Amnesty International is urging the Iranian authorities to reveal how many Afghan nationals it is holding on death row amid reports 45 Afghans may have been executed in Iran in recent weeks.
More than 4,000 Afghans are thought to be in Iranian jails. The number of those facing the death penalty may be as high as 3,000, mostly for drug-related offences.
According to Afghan news reports, Afghan MP Gul Ahmad Amini said on 12 April that 45 people had been executed in the preceding days and their bodies sent back to Afghanistan.
Iranian officials deny such numbers of executions and are refusing to confirm how many Afghans are at risk of execution.
“These numbers are truly disturbing,” said Hassiba Hadj Sahraoui, Amnesty International’s Middle East and North Africa Deputy Director. “Iran must immediately put a stop to these executions and reveal how many Afghans it has executed.
“We are also calling on the authorities to come clean on exactly how many Afghan nationals they are holding in Iranian jails. At the moment, nobody knows for certain how many have been arrested, what crimes they have been convicted of or what their fate is likely to be. This secrecy can only increase the risk of miscarriages of justice.
“We’re particularly worried by the fact that so many of the Afghans in Iranian prisons have been convicted of drug-related offences and may therefore be sentenced to death.”
An estimated one million Afghan refugees are living in Iran after fleeing more than three decades of conflict in Afghanistan. In recent years, hundreds of thousands of other Afghans have entered the country as irregular migrants.
Concern for Afghan prisoners grew in March following the visit of a group of Afghan MPs to Iran, which has one of the highest rates of executions in the world.
Following the visit, Afghan MP Taj Mohammed Mojahed said officials from the Iranian Supreme Court had told them that 5, 630 Afghans were in prison with more than 3,000 sentenced to death.
An Iranian prison official later confirmed that over 4,000 Afghan nationals are being held in Iranian jails. He admitted it was possible that the figure of 3,000 Afghans on death row was accurate since the majority of the prisoners were convicted of drugs-related charges.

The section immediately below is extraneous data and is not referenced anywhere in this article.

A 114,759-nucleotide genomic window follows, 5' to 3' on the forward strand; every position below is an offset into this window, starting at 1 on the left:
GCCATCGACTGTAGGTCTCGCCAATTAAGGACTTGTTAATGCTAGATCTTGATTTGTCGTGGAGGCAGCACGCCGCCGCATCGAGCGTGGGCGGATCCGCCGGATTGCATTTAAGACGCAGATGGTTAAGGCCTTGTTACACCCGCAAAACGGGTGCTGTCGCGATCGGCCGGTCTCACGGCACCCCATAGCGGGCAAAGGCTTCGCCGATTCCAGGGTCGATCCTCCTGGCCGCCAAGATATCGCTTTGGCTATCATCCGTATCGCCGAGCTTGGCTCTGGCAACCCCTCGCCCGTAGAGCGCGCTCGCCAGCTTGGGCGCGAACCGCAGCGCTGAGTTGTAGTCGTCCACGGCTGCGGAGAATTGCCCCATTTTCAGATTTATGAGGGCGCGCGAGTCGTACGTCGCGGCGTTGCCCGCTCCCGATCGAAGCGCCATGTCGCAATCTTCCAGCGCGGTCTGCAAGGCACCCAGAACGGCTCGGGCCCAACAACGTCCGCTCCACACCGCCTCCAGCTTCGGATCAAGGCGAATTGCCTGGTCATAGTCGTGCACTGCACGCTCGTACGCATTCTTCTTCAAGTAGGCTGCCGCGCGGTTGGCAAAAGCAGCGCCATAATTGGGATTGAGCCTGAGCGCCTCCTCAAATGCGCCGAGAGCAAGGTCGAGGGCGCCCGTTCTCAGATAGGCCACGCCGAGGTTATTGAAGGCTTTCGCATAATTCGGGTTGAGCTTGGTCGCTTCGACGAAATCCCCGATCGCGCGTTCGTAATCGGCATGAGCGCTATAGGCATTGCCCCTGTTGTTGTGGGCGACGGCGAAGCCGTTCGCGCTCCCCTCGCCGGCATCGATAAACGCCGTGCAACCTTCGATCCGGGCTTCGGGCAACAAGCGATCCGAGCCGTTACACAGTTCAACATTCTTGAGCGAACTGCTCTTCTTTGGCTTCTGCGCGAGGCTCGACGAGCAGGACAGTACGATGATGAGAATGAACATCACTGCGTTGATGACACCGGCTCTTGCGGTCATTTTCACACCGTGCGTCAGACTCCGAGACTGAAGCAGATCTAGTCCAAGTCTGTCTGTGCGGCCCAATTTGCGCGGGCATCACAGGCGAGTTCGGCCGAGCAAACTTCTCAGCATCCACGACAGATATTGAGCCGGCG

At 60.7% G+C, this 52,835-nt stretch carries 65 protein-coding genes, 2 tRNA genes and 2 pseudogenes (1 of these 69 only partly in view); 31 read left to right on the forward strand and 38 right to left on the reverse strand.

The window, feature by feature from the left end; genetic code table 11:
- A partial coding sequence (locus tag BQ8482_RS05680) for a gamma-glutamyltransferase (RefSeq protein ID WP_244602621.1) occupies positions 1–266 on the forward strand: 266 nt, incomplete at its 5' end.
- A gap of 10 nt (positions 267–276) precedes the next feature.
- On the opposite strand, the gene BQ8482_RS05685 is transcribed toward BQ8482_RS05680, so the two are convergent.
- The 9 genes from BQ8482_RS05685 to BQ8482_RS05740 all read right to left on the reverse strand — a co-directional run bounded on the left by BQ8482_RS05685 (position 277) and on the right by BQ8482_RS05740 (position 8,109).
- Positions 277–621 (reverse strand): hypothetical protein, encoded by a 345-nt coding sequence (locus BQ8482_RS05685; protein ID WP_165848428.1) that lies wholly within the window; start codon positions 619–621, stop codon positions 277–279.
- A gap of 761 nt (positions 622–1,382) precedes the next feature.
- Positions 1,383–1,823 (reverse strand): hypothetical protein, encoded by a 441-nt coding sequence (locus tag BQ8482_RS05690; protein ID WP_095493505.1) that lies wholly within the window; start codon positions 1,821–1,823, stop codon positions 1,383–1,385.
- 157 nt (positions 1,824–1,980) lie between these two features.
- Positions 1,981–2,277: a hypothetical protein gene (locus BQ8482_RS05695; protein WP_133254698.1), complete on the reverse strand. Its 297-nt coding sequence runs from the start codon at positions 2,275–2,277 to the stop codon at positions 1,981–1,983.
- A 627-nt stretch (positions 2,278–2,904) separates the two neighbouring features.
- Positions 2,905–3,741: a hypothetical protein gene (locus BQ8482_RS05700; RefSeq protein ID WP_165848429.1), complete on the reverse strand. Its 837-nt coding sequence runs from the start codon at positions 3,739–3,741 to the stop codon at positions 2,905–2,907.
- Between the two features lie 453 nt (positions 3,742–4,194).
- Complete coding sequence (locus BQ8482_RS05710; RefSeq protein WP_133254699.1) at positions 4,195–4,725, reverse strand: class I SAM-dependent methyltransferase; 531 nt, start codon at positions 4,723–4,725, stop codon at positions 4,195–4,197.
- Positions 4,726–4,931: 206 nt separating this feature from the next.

In Iran, trafficking in more than specified amounts of various illegal drugs carries a mandatory death sentence. Amnesty International recognizes that Iran faces serious social, security and economic problems relating to drug-trafficking, but believes that heavy reliance on the use of the death penalty to combat drug-trafficking is misguided, ineffectual and an affront to human rights.
“Sadly, these numbers only illustrate the extent to which the Iranian authorities misguidedly resort to the death penalty. Our concerns are compounded by the serious shortcomings of the Iranian criminal justice system and discrimination against Afghans in Iran,” said Hassiba Hadj Sahraoui.
UN human rights experts have concluded that the death penalty for drug-related offences fails to meet the condition of “most serious crime”, under which the death penalty may be imposed. In addition, the UN has repeatedly urged member states to be transparent regarding the application of the death penalty.
Amnesty International has for decades documented shortcomings in the administration of justice in Iran and fair guarantees are routinely flouted. Detainees are frequently held incommunicado for prolonged periods – which puts them at higher risk of torture and other ill-treatment – are often denied access to a lawyer and forced to “confess” under duress.